Response to Fluid demo page
clown at utoronto.ca
Mon Nov 19 14:58:07 UTC 2007
A few weeks back, I posted a message to the wai-xtech DHTML style guide
working group asking for their opinions about the fluid demos on
http://build.fluidproject.org/. Specifcially, I asked:
> In terms of keyboard accessibility, the Reorderer currently defines:
> 1. the arrow keys for navigating among the orderable items, and
> 2. control+arrow to move an orderable item to a new location.
> The latter constitutes a kind of keyboard based drag-and-drop. In
> terms of this interest group, are these reasonable keystroke
> definitions given the context?
I received a number of interesting responses. In particular, one fellow
had a lot of comments about the visual feedback regarding selection and
focus in the lightbox. I asked him if he would mind my forwarding his
email to this group, since his ideas were of a "design" nature. I have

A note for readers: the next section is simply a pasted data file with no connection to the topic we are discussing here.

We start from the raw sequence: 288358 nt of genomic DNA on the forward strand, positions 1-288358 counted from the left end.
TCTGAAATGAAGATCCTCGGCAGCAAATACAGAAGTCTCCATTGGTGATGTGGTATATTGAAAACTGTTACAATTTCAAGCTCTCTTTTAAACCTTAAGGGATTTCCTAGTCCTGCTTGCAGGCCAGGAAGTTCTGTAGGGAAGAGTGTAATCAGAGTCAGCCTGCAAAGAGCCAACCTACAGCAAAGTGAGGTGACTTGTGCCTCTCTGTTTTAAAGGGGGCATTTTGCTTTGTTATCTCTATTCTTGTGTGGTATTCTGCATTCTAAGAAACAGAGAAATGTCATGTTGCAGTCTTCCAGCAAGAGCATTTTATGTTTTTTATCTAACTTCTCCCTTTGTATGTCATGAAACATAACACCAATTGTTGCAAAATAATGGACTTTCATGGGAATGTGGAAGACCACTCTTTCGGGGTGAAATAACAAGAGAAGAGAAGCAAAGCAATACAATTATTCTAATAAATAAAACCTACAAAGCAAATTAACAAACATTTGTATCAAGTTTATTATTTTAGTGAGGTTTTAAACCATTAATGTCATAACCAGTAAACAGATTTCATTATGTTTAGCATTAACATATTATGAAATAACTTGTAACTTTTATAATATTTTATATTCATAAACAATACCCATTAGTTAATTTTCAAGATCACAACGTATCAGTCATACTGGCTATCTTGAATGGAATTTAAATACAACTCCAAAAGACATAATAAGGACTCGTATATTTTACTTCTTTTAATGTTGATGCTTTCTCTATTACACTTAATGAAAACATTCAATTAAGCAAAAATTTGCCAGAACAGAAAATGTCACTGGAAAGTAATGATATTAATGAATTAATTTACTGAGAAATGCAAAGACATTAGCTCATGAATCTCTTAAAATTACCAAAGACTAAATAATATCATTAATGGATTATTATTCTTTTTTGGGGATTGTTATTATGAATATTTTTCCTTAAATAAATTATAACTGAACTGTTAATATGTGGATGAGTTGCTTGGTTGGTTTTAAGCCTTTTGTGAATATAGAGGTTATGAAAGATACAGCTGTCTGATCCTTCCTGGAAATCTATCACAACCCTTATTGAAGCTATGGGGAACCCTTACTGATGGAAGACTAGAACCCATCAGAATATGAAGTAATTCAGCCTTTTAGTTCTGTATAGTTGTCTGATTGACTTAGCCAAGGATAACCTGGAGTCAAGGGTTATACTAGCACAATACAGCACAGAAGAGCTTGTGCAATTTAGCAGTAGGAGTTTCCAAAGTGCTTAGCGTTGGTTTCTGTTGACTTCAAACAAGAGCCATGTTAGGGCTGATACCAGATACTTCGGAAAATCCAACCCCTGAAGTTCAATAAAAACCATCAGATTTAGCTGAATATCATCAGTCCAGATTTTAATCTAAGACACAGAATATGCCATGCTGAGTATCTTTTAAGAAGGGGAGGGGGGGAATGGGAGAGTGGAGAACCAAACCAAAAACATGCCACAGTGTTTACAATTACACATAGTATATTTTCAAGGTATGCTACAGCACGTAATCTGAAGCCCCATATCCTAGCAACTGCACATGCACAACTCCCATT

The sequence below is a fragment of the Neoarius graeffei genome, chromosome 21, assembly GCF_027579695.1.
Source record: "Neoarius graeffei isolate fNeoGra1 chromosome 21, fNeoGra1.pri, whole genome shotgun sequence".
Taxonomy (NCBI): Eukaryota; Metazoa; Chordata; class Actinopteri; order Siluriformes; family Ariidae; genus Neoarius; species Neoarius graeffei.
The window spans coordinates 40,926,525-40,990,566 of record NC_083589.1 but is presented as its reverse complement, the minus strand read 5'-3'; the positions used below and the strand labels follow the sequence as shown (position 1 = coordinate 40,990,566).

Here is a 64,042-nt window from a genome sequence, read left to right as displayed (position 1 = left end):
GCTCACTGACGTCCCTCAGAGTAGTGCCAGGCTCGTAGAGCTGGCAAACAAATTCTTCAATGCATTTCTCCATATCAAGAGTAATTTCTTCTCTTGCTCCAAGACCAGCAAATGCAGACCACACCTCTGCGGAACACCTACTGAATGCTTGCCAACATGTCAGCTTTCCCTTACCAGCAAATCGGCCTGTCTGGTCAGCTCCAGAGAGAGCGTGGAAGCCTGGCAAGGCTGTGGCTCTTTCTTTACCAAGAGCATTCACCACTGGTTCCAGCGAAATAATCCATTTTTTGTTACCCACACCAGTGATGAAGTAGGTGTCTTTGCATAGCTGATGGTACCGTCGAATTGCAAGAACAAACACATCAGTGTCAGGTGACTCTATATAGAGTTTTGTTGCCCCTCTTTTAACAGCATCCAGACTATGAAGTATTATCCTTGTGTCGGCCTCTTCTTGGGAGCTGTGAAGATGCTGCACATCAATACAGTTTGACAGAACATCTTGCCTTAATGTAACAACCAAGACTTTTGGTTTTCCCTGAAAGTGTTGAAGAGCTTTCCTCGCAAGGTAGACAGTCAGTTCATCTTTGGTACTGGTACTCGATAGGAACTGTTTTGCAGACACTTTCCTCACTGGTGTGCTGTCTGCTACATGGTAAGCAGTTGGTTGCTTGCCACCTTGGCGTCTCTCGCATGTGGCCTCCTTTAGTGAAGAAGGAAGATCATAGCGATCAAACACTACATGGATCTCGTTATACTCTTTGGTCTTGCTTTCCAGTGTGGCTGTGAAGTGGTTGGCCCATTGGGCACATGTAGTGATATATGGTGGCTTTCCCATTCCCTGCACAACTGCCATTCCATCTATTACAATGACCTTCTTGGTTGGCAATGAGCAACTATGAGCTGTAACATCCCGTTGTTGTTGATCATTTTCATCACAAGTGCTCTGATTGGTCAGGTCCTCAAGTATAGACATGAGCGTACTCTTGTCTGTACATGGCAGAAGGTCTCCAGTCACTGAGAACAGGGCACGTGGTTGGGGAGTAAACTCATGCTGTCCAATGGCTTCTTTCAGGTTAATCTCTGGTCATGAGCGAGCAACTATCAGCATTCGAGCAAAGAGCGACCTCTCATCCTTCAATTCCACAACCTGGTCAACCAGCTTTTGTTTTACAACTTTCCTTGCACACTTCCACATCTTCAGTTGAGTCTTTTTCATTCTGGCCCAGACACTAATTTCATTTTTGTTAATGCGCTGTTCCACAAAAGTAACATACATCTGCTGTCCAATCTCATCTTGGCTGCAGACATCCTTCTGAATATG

not heard a response. But, since his ideas are worth discussing, I've
decided to just quote his suggestions and post them here without
providing his email.
So: these aren't my ideas, but someone else's. What do people think?
> Keyboard Interaction:
> The use of the ctrl key with the arrow keys is good. We usually also
> map Ctrl+Home and Ctrl+End to move the items (here the image)
> horizontally , similar to the effect of standard home and end.
> I think it is quite helpful to indicate the use of the Ctrl key. But
> the indication currently is counter-productive because while moving
> the user needs to know where the object has moved to. Due to the
> half-tone coloring it is much harder to recognize than using the
> standard focus coloring . From my opinion the focus should keep the
> current colo rs (you don ’ t really lose the focus here) but a small
> icon or other additional indicator shows the effect of m oving, most
> favorable a similar indicator as the mouse would indicate when moving
> objects in all directions. (Use Alt+Space, then select “ move ” in
> Windows. The mouse cursor changes to indicate the effect.)
'A dog, a panic in a pagoda'
- "Bob", W. A. Yankovic -
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